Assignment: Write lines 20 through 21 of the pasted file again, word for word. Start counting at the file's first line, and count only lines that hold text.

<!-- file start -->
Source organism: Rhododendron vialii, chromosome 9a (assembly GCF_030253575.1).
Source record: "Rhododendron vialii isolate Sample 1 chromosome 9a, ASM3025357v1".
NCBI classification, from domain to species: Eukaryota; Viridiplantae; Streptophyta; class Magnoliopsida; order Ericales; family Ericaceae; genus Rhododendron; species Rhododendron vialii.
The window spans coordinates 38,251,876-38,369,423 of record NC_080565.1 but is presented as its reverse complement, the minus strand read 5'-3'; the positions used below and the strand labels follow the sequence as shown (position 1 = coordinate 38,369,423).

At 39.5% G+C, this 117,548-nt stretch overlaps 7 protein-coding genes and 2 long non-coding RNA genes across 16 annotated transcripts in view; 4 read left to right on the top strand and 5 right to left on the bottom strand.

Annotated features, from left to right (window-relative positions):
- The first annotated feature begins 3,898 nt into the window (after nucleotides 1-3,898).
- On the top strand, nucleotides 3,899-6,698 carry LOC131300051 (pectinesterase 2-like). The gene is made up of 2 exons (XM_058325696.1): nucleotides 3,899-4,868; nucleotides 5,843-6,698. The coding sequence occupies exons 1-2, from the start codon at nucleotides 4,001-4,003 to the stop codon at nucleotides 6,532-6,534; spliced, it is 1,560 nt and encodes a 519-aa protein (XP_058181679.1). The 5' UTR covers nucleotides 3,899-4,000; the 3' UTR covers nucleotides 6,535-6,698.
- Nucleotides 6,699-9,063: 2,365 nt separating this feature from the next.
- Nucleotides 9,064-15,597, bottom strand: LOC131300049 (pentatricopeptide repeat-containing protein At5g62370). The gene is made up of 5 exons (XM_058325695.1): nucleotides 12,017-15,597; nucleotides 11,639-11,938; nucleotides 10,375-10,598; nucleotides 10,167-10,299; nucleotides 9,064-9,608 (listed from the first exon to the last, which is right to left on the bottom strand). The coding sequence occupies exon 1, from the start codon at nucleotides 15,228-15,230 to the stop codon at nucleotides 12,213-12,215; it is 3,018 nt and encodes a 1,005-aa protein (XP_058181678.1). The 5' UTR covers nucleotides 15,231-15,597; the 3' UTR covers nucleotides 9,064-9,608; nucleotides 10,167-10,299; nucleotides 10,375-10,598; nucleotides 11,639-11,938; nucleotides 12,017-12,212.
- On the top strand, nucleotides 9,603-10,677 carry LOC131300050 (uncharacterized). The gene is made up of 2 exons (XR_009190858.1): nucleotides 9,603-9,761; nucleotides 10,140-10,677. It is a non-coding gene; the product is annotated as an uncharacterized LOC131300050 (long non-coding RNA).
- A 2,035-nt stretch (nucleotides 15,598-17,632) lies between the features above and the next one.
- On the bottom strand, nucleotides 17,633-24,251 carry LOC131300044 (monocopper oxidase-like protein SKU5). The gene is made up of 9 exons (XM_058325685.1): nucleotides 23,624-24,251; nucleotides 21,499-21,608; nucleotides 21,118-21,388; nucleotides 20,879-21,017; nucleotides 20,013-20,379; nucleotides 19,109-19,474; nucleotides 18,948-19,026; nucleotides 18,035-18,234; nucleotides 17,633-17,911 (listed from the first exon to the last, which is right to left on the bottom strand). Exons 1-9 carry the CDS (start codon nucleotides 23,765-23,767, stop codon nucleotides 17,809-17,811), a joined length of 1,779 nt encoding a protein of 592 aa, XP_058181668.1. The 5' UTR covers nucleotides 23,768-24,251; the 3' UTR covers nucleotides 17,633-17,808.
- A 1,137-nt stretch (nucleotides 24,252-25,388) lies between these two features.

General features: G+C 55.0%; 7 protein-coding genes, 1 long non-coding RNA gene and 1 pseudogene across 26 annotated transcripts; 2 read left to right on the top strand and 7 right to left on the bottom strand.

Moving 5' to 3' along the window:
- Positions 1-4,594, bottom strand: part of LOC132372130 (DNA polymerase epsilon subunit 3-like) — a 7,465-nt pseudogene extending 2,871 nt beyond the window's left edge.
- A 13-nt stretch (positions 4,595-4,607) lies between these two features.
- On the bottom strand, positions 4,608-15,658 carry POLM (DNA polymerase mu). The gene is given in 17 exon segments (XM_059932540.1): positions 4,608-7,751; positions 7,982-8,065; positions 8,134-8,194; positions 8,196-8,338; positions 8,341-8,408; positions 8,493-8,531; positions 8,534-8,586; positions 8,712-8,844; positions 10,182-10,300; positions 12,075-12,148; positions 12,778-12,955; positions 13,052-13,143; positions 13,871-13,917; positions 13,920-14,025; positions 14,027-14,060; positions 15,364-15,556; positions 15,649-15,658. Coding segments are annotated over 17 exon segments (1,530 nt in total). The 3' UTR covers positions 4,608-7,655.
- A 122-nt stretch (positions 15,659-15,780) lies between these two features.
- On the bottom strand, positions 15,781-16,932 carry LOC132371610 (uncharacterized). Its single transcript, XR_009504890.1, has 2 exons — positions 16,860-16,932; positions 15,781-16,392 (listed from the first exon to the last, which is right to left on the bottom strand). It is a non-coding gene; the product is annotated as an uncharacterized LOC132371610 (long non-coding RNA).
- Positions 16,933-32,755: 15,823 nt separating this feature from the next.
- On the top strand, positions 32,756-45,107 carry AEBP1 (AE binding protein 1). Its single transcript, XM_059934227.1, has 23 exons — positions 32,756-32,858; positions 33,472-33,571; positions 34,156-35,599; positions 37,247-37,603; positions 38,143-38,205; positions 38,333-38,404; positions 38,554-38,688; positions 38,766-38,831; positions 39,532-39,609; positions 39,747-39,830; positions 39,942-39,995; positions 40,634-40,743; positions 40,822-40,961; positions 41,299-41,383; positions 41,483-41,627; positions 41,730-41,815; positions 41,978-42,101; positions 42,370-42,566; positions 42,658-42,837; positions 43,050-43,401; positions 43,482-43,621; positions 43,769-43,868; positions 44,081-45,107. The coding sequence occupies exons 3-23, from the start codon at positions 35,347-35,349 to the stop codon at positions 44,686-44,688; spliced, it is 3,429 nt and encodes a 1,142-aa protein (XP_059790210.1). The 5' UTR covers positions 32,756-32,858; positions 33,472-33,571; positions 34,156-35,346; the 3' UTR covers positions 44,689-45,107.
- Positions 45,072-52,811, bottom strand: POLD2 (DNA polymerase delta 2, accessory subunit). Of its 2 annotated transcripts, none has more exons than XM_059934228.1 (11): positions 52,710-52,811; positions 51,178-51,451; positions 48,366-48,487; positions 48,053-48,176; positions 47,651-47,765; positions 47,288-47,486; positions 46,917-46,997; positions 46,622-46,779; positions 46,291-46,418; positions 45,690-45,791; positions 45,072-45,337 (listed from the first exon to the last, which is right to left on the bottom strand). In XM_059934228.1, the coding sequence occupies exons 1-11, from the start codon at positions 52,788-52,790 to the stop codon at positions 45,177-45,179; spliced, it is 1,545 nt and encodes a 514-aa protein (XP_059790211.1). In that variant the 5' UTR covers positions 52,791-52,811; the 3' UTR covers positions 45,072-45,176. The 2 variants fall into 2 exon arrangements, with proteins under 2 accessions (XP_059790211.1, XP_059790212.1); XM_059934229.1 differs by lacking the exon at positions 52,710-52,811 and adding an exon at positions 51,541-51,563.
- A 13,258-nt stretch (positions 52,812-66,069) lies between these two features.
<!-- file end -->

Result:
- A 122-nt stretch (positions 15,659-15,780) lies between these two features.
- On the bottom strand, positions 15,781-16,932 carry LOC132371610 (uncharacterized). Its single transcript, XR_009504890.1, has 2 exons — positions 16,860-16,932; positions 15,781-16,392 (listed from the first exon to the last, which is right to left on the bottom strand). It is a non-coding gene; the product is annotated as an uncharacterized LOC132371610 (long non-coding RNA).